My knowledge of Japanese literature is very limited. I know a few poets–mainly ancient masters of the haiku–and I knew two novelists: Yukio Mishma, who many of my generation would know as the author of The Sailor Who Fell From Grace with the Sea, and the contemporary novelist Haruki Murakami, whose critically acclaimed novels such as Kafka on the Shore, Norwegian Wood, and The Wind-up Bird Chronicles have been international best sellers as well.
Well this summer, I was introduced to a new one–Kenzaburo Oe. (It is evidence of my ignorance that Kenzaburo Oe won the 1994 Nobel Prize for Literature, but nevertheless unknown to me.) I was introduced to him by a wonderful writer, reader, traveler and photographer who writes the erroneously named blog “francescannotwrite“ and who spoke about picking up the novel in Geneva last year, having known nothing about it or the author either. Her comments on it stressed the intelligence of Oe and her fascination with the plot. And it sent me searching for it.
She was right on both accounts.
The Changeling tells the story of an aging writer Kogito whose boy-hood friend is now his brother-in-law and a giant in the Japanese film industry. The brother-in-law, Goro, had once sent Kogito a tape-deck with a collections of tapes that he had made. These first tapes were of overheard (and recorded) conversations, eavesdropped moments, unsettling sounds that Goro collected to help Kogito put out of mind the vindictive journalist who has been hounding him. Fifteen years later, Goro sent him a new collection of tapes, tapes that were, in his voice, lectures, rants, philosophical queries, friendly advice and mentoring, and most importantly–the announcement of his suicide.
Book cover for The Changeling
In fact, it is on an early tape that Kogito learns of his friend’s death:
“So anyway, that’s it for today–I’m going to head over to the Other Side now,” Goro said casually. …”But don’t worry,” Goro went on, “I’m not going to stop communicating with you.”
And the rest of the tapes are Goro’s communication–from the Other Side. Each night Kogito listens, pauses the tapes, responds, pushes play again, responds again. In fact, each night after Goro’s death, Kogito has full-out conversations with his dead friend. Conversations that are filled with intelligence, logic, debate and argument and that are seeped in a great deal of memory.
After a while, Kogito’s wife–and Goro’s sister–asks him to stop. His loud conversations are upsetting both her and their disabled son.
Kogito does stop and accepts a guest teaching spot in Berlin. But Goro speaks to him in other ways there as well. There is a mysterious woman who claims to have known him, claims to know the real reason for Goro’s suicide. (The Japanese tabloids have been running with a scandalous story.) But most importantly there are Kogito’s memories, which, alone in Berlin, he can recount, examine and analyze with much greater attention to detail. Memories of Goro’s life, of his own, and of the two’s together.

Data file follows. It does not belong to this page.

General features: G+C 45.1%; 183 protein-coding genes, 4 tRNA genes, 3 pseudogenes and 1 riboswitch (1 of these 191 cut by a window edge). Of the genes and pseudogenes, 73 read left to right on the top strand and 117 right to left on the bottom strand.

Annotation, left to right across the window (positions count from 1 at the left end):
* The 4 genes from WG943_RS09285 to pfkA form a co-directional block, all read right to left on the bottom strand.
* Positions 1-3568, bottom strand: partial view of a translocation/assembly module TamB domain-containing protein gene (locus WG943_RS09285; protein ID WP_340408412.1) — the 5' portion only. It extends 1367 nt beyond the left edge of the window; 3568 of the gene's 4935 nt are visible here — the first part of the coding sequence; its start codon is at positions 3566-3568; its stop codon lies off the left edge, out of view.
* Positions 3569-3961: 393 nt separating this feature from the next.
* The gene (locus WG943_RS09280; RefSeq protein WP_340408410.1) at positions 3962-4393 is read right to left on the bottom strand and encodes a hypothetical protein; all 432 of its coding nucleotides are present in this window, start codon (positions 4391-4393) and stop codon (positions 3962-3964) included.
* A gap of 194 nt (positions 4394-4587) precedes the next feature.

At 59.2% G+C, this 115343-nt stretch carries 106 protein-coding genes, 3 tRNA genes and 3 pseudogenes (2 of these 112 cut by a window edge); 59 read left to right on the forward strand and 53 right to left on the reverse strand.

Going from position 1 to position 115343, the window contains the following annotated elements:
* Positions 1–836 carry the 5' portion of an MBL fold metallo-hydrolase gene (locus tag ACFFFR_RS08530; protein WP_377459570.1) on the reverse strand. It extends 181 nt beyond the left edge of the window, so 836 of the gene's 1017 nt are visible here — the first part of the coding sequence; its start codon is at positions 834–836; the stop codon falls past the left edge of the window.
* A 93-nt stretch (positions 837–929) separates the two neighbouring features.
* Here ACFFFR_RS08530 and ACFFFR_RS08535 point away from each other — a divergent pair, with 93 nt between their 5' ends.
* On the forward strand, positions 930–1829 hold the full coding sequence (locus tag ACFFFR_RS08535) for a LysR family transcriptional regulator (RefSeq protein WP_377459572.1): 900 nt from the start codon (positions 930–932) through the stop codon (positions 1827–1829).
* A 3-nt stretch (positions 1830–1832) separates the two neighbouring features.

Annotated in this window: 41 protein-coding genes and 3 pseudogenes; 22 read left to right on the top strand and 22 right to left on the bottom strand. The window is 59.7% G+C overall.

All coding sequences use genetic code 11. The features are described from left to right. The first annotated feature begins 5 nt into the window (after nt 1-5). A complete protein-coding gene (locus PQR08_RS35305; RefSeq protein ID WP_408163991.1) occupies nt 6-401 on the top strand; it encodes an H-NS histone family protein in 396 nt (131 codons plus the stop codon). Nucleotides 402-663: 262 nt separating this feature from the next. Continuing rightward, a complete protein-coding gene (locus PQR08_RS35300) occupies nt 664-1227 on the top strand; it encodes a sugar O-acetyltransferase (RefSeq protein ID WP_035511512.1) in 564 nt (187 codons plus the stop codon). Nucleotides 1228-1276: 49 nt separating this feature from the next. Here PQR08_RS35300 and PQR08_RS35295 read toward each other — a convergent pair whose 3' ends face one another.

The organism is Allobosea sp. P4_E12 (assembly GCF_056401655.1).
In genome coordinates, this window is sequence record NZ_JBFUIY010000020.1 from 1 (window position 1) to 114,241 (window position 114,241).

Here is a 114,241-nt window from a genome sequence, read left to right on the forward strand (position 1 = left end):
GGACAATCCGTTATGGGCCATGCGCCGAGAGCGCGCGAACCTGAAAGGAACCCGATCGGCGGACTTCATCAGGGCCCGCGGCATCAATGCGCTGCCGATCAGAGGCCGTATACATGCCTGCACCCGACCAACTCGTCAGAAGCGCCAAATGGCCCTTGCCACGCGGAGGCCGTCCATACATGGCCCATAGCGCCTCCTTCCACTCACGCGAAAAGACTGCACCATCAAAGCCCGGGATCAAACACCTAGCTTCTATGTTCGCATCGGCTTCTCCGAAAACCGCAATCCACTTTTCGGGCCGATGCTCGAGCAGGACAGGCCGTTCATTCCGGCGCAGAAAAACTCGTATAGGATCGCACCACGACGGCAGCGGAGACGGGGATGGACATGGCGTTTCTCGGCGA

We learn that Goro had been attacked and badly beaten by the henchman of Japanese organized crime (he had made an unflattering film about them), but then we learn that the left-leaning Kogito had years earlier been attacked several times by right-wing groups. Goro’s attack made international news and he is fighting the thugs in court; Kogito never reported his assaults.
We also learn a disturbing secret of the two men’s shared childhood. A secret that–when faced–shines much light on Kogito’s memories and the inward journey that Goro’s suicide precipitated.
Frances, of “francescannotwrite” mentions the intelligence with which the novel is imbued. And she is right. The conversations between Goro and Kogito, one dead and one alive, are heady and range from art and politics to society and life, from French literature and Japanese gangsterism to the War and their childhoods. In his tapes, Goro seems–from “the Other Side”–to be pushing his friend to a clarity that his life requires.
And it is a wonderful read. Like the art of Hokusai, where there are minimal lines but great power, Oe’s story is rich and dense and intelligent but it never feels that those things are in the foreground. The power is there in the conversations, the allusions, the references, but In the foreground is the fascinating history of Kogito and his dead friend.
It is a memorable story and a memorable novel. So now, I need to find some others.